How to Pick Paint Colors: Picking out paint colors is probably the hardest part of painting a room, and the most common question on my blog. In this blog post, I’ll share my secrets for picking out winning paint colors for your home to create a cohesive paint palette!
HOW TO PICK PAINT COLORS
Believe me, I get it. The last thing you want to do after painting a room is to repaint it. I’ve been there! Before I knew the proper way to pick paint colors for your home, I made the mistake of choosing the wrong paint color for our first living room two times and ended up re-painting it twice in the span of three months! Let’s just say, I was really good at cutting in by the third time 😉
Since then, I’ve learned the proper way to choose paint colors for your house, including how to make a whole house color scheme. Below, I’ll go through each of my tips and share my tried-and-true paint colors that look good in any home! But make sure to download my checklist by clicking the image below!
STEPS FOR PICKING PAINT COLORS
1. IDENTIFY THE OVERALL LOOK YOU WANT FROM THE PAINT COLOR
What feeling do you want to evoke? Airy? Bright and colorful?
Deciding which feeling you want the room to give is the first step. Look at your favorite rooms on Pinterest (see mine here). Are they dark and moody? Or are they light and airy? Is there a common color that runs through all of the images?
Although I absolutely love color, you might notice that 90% of my rooms in my house are either white or light gray. Just because you love color, doesn’t mean you should paint your walls bright colors–I actually would urge you strongly NOT TO DO THAT. I am able to incorporate lots of color into our house while keeping the walls mostly neutral.
Baby Boy Room- while the theme is blue and white, 3/4 of the walls are Cloud White by Benjamin Moore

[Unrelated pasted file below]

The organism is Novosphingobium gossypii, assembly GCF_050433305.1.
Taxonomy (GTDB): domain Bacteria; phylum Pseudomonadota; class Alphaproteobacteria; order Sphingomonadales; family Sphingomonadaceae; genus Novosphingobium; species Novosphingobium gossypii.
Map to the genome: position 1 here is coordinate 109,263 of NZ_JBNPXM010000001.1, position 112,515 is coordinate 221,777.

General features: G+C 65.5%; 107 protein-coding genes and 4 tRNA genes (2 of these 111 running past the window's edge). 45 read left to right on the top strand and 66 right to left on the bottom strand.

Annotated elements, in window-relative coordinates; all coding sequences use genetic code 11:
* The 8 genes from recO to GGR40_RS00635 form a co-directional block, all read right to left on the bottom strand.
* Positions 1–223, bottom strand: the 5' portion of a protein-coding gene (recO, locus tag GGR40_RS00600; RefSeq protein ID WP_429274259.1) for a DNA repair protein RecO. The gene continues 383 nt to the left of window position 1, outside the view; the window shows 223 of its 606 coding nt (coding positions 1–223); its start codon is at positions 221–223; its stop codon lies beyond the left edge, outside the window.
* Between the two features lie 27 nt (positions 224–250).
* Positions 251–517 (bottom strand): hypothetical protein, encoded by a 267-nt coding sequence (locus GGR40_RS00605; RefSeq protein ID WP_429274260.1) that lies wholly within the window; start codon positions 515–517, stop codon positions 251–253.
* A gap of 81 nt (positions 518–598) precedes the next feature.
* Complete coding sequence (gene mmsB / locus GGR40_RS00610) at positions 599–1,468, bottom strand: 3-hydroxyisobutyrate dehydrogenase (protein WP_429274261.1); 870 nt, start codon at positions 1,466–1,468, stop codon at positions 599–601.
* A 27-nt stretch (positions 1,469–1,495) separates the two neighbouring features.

Benjamin Moore Classic Gray Master Bedroom but mostly blue and white themed
So decide what feeling you want the room to give. In our house, the front rooms (living room and dining room) get a ton of afternoon light. I wanted the rooms to be airy and light so I went with light grey.
IF YOU WANT TO EXPERIMENT WITH PAINT COLORS:
Here are my tips: I like going bold in either children’s bedrooms and/ or bathrooms! My son’s nautical bedroom is painted Benjamin Moore Hale Navy–a deep navy blue, and my daughters’ shared room is a light pink, Benjamin Moore Romance. These colors fit their personalities and are kiddish enough to balance out!
Bathrooms are also a great place to experiment with picking bold paint colors! I’ve used light blues on the walls above beadboard and/ or wainscoting which keeps 2/3 of the room white and bright! It’s an easy way to experiment with little bits of color at a time and since bathrooms are usually very small, it’s a small commitment!
2.) RESEARCH YOUR FAVORITE PAINT COLORS
Look at images on Pinterest that you are drawn to and write down their paint colors. It’s not a guarantee of how the paint will look in your home–paint is incredibly temperamental and dependent on the light; but, it will give you a good starting point! I have tons of posts on paint colors on the blog here, if you are looking for a specific one, head on over here. You’ll see my complete review of the color including any undertones, and see examples of it in real life blogger’s homes!
#3: CONSIDER LIGHTING & SIZE WHEN CHOOSING A PAINT COLOR